St Maurice Church
People have St. Maurice Church have worshipped from Saxon times. The Church itself not only represents many centuries of parish life, but also recalls the early associations with the Augustinian Priory at Plympton St. Mary. A Saxon Monastery there, dating from King Alfred's time, was dissolved when the priests would not turn out the women who lived with them. In its place, a Priory was established which came to be rich and influential. It was the Priory that created the borough on Sutton Pool which became known as Plymouth. The priests established and served a chapel below Plympton Castle dedicated to St. Maurice, a Christian Centurion who was martyred in the year 290 for refusing to sacrifice to the pagan gods after a Roman victory over the Gauls in Switzerland. With the growth of Plympton, the chapel became the parish church, and its dedication was changed to St. Thomas of Canterbury (Thomas Becket), who was murdered in Canterbury Cathedral in 1170. John Brackley, who lived in the Ridgeway and was a Member of Parliament in 1382, paid for a small chapel on the south side dedicated to St. Maurice. In 1446 the parishioners successfully appealed to the Bishop of Exeter to have the tower made higher. The dedication of the church reverted to St. Maurice in 1538, the year before the destruction of Plympton Priory at the time of the dissolution of the monasteries, when the name of Thomas Becket was out of favour. There is a small statue of St. Thomas outside the church above the north door, placed there in 1859.
Inside the church, the oak screen is a reproduction, carved by Alfred Moultrie of Tavistock, of the original screen, and incorporates some of the old fragments. The Jacobean oak pulpit stood, until 1846, on the stone base which forms part of a pillar in the nave and it is probable that a stone pulpit once stood there before that. The font and its cover are Victorian, but an early seventeenth century octagonal oak cover, with doors, can be seen near the north door. There are several memorials to famous Plympton families. On the north wall is an alabaster monument in memory of Sir Joshua Reynolds, unveiled in 1904 and there is a memorial to his father, Samuel Reynolds, beneath the tower. Their very close friends, the Mudges, are commemorated by the west window of the north aisle. During the eighteenth and early nineteenth centuries, music was provided in the Church by three violins, a bass viol and two wind instruments. There is a full peal of eight bells. When one bell cracked in 1833, bell founders from Cullompton set up a furnace and mould outside the Church and recast it there. Outside the south door stands a stone cross, dating from about 1380. While making alterations to the Guildhall in 1861, workmen discovered the shaft of the cross incorporated in a wall.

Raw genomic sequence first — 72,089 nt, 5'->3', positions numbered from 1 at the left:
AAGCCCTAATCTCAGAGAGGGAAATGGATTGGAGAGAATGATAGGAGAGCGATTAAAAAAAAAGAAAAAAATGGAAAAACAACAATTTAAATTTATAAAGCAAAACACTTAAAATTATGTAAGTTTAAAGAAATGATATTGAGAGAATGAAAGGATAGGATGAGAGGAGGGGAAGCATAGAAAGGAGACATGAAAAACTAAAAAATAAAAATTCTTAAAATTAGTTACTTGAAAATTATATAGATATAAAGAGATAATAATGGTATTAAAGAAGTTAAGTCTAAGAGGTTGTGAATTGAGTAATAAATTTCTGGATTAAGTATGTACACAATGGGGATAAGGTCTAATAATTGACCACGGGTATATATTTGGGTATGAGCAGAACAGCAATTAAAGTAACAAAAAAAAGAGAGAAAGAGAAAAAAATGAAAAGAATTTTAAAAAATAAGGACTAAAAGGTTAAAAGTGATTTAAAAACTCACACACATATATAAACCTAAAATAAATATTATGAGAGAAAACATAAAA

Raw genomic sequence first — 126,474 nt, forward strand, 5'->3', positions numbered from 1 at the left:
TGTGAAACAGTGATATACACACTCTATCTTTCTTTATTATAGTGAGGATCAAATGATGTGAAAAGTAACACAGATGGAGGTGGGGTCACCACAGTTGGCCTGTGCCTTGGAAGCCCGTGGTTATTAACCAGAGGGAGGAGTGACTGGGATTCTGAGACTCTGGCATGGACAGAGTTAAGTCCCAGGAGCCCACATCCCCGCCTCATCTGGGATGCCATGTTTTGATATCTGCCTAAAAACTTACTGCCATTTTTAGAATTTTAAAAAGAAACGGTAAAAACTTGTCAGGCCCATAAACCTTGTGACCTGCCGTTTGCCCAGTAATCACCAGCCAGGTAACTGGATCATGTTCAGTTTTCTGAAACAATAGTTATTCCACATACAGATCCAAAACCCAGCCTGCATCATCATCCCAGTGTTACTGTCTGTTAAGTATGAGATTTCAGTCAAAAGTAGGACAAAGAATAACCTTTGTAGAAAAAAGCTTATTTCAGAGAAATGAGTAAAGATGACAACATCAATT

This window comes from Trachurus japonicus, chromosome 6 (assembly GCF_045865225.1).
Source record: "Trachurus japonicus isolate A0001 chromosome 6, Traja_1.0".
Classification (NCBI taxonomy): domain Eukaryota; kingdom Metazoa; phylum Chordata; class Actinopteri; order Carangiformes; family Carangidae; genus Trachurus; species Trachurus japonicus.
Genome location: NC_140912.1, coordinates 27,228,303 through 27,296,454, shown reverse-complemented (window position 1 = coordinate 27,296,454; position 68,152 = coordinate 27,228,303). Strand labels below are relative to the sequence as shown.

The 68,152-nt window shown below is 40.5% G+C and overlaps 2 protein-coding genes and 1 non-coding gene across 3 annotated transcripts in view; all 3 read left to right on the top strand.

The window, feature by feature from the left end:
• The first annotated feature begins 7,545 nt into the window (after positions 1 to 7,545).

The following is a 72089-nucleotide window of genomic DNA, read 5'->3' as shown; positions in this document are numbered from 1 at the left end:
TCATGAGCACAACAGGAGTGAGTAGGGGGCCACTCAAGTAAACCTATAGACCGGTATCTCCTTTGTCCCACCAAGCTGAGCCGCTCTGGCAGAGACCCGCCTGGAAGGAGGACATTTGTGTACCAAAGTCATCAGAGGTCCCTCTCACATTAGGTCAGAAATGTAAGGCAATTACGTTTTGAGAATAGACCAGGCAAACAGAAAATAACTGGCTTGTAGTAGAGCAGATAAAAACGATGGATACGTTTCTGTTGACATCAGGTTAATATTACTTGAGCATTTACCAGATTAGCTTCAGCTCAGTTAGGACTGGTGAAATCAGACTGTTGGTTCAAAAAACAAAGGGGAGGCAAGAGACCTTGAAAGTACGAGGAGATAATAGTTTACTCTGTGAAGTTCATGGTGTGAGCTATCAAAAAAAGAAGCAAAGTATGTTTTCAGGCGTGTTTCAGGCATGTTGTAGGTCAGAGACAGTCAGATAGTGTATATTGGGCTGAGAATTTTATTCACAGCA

It is thought that it had been placed there in the 1680s when the Guildhall was rebuilt. It may have been the market cross, as it is known that such a cross stood in Fore Street at the junction with Church Road up until the middle of the seventeenth century. It was placed by the south porch of the Church in 1900. The churchyard was extended in the early years of the nineteenth century by the acquisition of adjacent gardens, but earlier, in 1765, nine large elm trees there had to be felled. They were rotting and were considered to be a danger, not only to the Church itself, but to the cottages clustered around. The south-east corner of the churchyard was rounded off about 1840 after a carriage, in which Mrs. Yonge of St. Maurice House and her maid were travelling, grazed the wall and overturned, injuring the maid. A great number of infant deaths are noted in the churchyard, for example, the monument by the north wall of the church to the little son of the Reverend Grey, Curate and Headmaster of Plympton Grammar School, who died in the cholera epidemic of 1832. The parish registers record the deaths of many parishioners in 1626, 1643 and 1644 from the plague, and 40 marriages which were solemnised by proclamation in the market instead of by church ceremony during Cromwell's time.